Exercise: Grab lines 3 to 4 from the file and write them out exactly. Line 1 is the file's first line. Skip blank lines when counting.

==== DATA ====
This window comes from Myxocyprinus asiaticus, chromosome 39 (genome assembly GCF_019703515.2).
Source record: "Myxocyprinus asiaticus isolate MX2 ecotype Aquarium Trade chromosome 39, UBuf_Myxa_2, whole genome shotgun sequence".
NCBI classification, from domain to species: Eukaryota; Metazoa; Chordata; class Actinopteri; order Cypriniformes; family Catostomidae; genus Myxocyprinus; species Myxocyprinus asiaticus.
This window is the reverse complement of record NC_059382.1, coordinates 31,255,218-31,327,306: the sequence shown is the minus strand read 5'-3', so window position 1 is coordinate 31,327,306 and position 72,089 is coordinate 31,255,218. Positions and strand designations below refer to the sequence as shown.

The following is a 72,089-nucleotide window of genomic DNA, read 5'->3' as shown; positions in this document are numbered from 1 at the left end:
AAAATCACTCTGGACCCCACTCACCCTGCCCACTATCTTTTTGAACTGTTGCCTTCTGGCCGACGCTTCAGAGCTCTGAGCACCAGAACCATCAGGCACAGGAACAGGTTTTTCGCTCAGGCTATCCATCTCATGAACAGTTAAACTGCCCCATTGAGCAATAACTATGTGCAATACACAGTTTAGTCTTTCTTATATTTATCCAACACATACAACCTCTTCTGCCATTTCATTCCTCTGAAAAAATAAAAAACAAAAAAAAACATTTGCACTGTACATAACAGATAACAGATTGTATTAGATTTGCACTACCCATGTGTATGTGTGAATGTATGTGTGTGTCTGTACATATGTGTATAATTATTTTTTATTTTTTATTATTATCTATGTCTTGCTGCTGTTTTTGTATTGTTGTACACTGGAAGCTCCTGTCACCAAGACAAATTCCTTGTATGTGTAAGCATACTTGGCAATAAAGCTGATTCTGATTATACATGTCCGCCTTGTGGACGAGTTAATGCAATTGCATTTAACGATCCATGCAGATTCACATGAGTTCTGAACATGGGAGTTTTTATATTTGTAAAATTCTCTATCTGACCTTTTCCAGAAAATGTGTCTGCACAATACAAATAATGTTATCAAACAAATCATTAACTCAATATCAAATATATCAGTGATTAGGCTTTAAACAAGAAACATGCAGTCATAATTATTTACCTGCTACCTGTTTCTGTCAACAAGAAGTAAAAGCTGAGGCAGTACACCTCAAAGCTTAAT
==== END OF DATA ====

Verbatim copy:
NCBI classification, from domain to species: Eukaryota; Metazoa; Chordata; class Actinopteri; order Cypriniformes; family Catostomidae; genus Myxocyprinus; species Myxocyprinus asiaticus.
This window is the reverse complement of record NC_059382.1, coordinates 31,255,218-31,327,306: the sequence shown is the minus strand read 5'-3', so window position 1 is coordinate 31,327,306 and position 72,089 is coordinate 31,255,218. Positions and strand designations below refer to the sequence as shown.